Fortunately, this change took place immediately prior to the university’s scheduled spring break. Due to the action’s timing, faculty and teaching academic staff were able to leverage almost two weeks to remake their courses on the university-hosted Canvas platform. In short order, the remaining half of the semester was translated to a wholly online environment – ready or not. UW-Madison immediately strengthened teaching/learning support resources and purchased additional servers and other infrastructure to ensure broadened access and uninterrupted use without service degradation.
I personally benefited from two online conversations with one of many resource-specialists who answered my questions about the platform and helped me work through the actual “button-pushing” to achieve the transition. I had worked through an online teaching certificate nearly a decade before using Blackboard, but that early experience in the online environment was antiquated compared to current applications and practices. Had the university not benefited from the presence of significant in-house expertise, and made it quickly available, this might not have gone as well as it did.
My spring offering was a 3-credit undergraduate course founded on the sub-field of strategic culture. The course is my own creation and I’ve offered it in UW-Madison’s IS major about six times, in various versions under the title “Culture, Strategy and Security.” The section had 24 upper-division undergraduate students enrolled, the cap for this course. The syllabus builds on the field’s scholarship and offers a foundation in the literature before moving into case studies of the United States, China, Iran and India, finishing with a discussion of the subject’s conceptual application to non-state groups. The syllabus had moved through lesson 17 of a 28-lesson syllabus when students left campus and in-person instruction came to an end; thus, leaving about one-third of the semester to complete via a hastily created remote-learning syllabus.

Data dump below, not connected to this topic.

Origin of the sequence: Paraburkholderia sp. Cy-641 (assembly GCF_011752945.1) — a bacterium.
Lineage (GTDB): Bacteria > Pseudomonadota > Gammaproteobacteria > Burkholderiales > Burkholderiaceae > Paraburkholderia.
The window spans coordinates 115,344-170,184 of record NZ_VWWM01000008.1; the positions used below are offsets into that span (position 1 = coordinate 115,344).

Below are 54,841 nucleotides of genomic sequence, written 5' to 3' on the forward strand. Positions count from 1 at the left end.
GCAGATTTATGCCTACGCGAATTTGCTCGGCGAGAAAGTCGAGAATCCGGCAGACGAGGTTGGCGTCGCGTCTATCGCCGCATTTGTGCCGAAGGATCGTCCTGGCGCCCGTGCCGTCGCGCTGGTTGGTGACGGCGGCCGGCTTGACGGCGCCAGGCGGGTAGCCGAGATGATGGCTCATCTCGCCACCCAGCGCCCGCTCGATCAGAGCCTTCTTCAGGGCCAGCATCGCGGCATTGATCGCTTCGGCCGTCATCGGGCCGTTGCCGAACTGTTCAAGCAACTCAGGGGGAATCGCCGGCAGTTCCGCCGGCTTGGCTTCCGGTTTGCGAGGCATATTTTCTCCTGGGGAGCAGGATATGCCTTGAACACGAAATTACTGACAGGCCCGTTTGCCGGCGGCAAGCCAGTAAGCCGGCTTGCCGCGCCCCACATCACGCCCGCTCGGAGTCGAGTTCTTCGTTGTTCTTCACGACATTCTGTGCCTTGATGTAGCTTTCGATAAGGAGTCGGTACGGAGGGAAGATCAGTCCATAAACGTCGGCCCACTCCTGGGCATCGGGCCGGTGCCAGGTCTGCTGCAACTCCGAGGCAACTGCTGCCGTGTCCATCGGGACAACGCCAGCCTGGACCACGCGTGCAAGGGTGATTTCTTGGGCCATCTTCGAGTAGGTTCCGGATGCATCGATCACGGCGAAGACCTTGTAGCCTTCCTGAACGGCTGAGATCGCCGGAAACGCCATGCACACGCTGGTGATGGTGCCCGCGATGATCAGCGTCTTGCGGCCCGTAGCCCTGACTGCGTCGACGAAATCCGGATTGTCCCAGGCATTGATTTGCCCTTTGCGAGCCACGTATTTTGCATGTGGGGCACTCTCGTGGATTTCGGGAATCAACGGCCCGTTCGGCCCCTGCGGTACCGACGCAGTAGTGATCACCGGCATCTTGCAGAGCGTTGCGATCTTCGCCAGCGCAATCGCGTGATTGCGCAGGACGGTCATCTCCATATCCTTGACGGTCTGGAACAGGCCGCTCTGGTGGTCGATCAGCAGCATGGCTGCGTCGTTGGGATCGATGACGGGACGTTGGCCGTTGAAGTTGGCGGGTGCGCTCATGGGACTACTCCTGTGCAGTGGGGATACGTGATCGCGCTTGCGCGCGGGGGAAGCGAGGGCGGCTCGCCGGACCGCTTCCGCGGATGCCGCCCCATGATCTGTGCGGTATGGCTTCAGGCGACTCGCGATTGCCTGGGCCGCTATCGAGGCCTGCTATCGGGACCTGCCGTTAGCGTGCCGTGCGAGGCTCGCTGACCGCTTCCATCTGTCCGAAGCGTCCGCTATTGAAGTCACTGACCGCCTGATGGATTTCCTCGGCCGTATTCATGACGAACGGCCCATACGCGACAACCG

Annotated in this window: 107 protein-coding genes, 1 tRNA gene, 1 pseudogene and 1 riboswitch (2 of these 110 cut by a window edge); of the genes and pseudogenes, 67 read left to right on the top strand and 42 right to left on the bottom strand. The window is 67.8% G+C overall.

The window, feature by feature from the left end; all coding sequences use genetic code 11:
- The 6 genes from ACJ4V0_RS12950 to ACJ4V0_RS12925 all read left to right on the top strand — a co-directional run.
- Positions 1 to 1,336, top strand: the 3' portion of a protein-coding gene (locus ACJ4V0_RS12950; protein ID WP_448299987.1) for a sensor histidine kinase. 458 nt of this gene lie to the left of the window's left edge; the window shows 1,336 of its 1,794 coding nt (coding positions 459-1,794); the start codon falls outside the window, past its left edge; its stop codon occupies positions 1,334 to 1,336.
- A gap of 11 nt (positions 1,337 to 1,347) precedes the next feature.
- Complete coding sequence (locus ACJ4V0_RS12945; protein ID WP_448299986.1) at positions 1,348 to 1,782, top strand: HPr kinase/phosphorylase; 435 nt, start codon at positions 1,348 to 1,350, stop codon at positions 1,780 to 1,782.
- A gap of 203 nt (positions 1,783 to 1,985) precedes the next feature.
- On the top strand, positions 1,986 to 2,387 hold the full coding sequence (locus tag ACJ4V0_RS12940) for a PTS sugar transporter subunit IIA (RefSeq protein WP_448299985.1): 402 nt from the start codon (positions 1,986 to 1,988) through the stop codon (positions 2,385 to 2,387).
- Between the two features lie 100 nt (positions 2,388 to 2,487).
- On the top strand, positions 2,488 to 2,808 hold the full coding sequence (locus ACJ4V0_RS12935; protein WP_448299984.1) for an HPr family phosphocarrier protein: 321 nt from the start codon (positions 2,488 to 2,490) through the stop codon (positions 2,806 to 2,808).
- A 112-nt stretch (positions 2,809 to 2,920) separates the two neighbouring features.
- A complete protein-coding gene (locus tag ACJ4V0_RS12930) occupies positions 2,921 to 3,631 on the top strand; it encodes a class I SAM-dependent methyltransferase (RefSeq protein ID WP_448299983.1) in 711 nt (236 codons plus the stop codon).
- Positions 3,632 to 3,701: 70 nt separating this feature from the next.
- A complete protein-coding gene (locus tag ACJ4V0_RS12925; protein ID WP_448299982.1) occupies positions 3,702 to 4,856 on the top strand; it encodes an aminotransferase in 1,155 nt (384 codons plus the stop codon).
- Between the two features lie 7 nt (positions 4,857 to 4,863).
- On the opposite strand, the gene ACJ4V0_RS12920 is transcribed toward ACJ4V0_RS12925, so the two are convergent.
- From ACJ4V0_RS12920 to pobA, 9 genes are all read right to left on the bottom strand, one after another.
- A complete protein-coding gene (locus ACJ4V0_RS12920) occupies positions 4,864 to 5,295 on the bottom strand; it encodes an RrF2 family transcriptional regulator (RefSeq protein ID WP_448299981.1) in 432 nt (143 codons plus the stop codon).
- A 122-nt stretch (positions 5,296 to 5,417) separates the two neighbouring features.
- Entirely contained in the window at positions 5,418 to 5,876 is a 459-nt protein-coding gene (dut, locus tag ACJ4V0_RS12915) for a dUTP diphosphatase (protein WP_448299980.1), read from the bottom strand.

I decided to finish the semester in a hybrid online approach that blended asynchronous learning with synchronous discussion. For those unfamiliar with the industry lingo of online coursework (it claims its own unique language), the former term, asynchronous, refers to a learning syllabus that does not require students to come together as a virtual class at a prescribed time in the same online “classroom.” Synchronous then, to explain the more obvious without intended insult, is when students come together in a virtual classroom setting at a scheduled time – usually, but not necessarily, at a regularly scheduled meeting time. The advantages and disadvantages of both formats quickly became clear to me as the process evolved.